On November 30, 2012, however, Wettick entered another order, requiring Norfolk Southern to turn over the video and the RailView software within 60 days.
On January 22, about a week ahead of its deadline, Norfolk Southern complied with the order, according to Goodheart.
As of press time, Norfolk Southern's original appeal of Wettick's September 7, 2012, order granting the plaintiffs' motion to compel was still pending before the Superior Court.
Goodheart said he's unsure what that means now that Norfolk has complied with the order, however.
Leonard Deutchman, general counsel and administrative partner of LDiscovery, said that while it's routine for discovery materials to require specific software for example, Intuit QuickBooks files the unique aspect of this case is that the proprietary software at issue was owned by the opposing party.
While widely used products like QuickBooks and even Microsoft Windows are technically "proprietary," Deutchman said the term is typically reserved in e-discovery to describe technology that is expensive and available to very few people.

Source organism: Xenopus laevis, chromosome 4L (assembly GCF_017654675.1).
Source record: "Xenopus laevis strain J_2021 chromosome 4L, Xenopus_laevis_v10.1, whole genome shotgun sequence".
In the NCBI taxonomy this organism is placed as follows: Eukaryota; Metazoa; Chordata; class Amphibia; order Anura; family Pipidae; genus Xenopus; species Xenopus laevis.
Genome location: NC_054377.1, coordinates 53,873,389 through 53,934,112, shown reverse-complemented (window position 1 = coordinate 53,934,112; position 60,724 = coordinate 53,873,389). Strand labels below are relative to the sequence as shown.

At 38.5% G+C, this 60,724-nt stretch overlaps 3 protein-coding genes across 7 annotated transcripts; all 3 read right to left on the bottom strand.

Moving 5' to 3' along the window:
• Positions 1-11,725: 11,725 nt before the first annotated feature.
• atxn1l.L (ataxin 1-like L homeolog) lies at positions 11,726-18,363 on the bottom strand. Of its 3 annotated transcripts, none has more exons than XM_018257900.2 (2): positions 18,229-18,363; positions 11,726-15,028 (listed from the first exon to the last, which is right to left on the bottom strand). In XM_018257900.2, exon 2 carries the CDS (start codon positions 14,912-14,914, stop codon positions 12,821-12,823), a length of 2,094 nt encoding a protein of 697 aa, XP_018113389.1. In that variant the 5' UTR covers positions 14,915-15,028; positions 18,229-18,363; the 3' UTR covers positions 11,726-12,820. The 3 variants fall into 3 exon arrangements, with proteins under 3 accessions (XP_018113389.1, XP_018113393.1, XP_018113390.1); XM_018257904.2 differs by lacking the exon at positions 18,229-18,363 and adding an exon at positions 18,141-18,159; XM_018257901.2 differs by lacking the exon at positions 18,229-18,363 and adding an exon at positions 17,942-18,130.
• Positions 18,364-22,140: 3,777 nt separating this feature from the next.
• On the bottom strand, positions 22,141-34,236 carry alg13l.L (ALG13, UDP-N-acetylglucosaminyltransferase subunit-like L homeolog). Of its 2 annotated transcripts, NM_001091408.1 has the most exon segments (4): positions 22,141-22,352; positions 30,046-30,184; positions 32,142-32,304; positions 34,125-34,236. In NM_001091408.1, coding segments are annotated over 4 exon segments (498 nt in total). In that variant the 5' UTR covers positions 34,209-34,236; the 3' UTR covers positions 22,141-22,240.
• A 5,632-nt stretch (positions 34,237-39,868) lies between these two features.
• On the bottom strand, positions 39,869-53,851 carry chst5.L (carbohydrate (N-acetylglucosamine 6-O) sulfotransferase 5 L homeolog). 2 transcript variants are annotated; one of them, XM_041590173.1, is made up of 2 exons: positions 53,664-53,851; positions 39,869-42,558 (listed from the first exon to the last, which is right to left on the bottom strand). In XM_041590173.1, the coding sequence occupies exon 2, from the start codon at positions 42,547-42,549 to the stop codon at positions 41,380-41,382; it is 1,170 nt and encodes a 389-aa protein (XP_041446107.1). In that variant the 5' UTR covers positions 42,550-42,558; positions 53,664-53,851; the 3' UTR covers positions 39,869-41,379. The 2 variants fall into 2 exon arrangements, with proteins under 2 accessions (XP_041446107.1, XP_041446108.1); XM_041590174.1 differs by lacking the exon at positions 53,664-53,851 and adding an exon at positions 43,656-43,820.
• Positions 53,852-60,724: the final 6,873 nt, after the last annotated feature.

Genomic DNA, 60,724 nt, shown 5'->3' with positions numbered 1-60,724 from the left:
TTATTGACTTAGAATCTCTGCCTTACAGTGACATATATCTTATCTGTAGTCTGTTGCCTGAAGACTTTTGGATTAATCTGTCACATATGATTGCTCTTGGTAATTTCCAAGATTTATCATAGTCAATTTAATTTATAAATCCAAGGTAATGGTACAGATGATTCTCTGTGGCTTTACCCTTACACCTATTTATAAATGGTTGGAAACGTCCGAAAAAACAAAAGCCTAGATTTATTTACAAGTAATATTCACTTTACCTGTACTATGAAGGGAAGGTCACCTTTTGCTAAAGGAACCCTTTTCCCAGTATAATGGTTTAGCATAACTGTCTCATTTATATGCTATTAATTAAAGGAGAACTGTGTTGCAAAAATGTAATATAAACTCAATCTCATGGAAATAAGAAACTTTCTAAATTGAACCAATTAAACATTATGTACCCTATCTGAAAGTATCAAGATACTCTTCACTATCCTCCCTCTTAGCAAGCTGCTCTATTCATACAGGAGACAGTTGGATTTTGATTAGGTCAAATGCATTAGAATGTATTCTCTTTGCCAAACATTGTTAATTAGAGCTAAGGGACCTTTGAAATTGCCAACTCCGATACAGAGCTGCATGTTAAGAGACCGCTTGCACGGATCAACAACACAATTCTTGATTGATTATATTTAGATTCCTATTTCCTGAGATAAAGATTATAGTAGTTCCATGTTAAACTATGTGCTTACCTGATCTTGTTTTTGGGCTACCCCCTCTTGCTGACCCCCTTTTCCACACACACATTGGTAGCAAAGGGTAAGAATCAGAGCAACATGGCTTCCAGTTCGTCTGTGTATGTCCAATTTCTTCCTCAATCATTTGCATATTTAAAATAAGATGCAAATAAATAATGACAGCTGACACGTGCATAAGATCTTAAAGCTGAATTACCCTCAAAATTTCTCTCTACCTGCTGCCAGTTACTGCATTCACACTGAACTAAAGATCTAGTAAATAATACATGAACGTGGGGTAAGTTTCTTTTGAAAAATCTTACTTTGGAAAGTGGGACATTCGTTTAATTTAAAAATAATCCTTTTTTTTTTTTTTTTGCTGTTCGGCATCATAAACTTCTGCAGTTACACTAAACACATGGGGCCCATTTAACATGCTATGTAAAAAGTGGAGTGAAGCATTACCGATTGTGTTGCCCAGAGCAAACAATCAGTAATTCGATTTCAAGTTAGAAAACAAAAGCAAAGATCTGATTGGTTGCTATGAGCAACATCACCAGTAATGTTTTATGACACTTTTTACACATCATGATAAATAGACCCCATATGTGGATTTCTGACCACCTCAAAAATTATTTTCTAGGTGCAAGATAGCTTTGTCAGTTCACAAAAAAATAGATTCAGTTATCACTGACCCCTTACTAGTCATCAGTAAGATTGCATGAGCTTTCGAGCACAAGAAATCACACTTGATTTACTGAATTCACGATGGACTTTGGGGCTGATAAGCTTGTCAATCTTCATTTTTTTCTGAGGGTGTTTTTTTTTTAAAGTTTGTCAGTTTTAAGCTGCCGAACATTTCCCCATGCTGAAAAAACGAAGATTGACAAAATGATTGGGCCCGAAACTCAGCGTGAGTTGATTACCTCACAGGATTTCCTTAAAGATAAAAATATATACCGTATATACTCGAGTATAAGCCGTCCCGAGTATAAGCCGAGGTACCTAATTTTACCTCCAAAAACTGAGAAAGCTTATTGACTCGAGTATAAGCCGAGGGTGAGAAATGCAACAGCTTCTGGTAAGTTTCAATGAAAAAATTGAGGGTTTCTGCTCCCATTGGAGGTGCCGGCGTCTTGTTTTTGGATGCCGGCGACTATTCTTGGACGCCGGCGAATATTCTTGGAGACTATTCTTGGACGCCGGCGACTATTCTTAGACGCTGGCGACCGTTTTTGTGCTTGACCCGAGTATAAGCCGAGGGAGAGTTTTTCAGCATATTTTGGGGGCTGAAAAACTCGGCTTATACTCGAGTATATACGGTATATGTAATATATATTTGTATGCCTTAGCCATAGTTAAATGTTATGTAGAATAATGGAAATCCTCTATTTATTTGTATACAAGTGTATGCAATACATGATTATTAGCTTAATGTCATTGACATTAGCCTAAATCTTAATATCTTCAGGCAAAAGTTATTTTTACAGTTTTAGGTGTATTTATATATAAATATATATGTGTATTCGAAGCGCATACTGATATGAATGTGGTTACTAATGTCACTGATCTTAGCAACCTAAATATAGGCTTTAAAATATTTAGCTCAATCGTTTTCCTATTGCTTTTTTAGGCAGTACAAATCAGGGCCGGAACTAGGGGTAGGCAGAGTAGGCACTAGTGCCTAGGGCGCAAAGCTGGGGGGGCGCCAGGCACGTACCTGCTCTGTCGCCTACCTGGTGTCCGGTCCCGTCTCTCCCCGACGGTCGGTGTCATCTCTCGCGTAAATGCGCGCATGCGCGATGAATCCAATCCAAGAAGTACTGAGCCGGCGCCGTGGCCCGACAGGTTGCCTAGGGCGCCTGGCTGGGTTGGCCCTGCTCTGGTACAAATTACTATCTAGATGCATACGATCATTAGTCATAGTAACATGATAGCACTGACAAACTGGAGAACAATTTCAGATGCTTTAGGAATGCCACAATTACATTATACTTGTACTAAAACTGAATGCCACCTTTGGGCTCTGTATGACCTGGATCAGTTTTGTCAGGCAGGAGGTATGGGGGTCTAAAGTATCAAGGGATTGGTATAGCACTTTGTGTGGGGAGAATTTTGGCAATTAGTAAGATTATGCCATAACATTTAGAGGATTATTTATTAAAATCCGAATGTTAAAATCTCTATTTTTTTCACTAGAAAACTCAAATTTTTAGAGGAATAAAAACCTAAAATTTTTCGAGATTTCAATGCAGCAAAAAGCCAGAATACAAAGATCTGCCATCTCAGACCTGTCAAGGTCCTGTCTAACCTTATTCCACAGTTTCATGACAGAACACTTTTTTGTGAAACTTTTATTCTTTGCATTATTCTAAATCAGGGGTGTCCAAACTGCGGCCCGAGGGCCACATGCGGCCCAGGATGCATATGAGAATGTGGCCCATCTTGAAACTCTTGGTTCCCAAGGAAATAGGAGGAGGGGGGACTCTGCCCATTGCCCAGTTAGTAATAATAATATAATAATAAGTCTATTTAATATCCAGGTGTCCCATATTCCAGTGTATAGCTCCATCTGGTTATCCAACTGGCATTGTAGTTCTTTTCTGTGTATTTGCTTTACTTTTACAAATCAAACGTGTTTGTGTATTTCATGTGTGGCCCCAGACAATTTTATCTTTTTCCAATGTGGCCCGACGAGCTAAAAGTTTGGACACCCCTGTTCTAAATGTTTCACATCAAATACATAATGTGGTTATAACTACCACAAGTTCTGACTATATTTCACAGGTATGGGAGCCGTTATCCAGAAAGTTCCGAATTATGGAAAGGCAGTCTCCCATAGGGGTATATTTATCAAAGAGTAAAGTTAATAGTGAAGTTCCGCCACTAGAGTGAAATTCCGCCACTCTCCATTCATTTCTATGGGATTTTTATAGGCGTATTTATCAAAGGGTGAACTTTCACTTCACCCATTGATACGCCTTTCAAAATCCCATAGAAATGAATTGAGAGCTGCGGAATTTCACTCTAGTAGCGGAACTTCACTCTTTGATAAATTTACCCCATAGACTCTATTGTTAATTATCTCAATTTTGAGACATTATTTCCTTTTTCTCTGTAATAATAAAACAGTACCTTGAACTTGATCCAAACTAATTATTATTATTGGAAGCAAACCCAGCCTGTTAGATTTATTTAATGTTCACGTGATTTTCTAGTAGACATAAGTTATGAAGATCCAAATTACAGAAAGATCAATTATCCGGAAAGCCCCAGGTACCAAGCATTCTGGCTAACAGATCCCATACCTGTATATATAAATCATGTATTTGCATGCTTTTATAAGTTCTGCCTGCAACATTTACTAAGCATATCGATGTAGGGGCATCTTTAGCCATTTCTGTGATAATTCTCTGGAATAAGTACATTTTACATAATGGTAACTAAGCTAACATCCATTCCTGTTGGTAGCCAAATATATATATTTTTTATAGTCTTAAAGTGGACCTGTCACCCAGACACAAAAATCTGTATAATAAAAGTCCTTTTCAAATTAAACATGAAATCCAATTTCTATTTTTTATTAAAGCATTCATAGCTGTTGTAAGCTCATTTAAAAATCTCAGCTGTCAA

"Nobody would grant this motion if it was QuickBooks," Deutchman said. Deutchman writes an e-discovery column for the Law Weekly.
Goodheart told the Law Weekly he has never encountered another instance in which discoverable video or similar technology was set up the way Norfolk Southern's footage was.
"Rather than technological advances making discovery of this type of material more difficult, it should actually make it much easier," Goodheart said.
Norfolk Southern's attorney, Scott D. Clements of Pion Johnston in Pittsburgh, could not be reached for comment.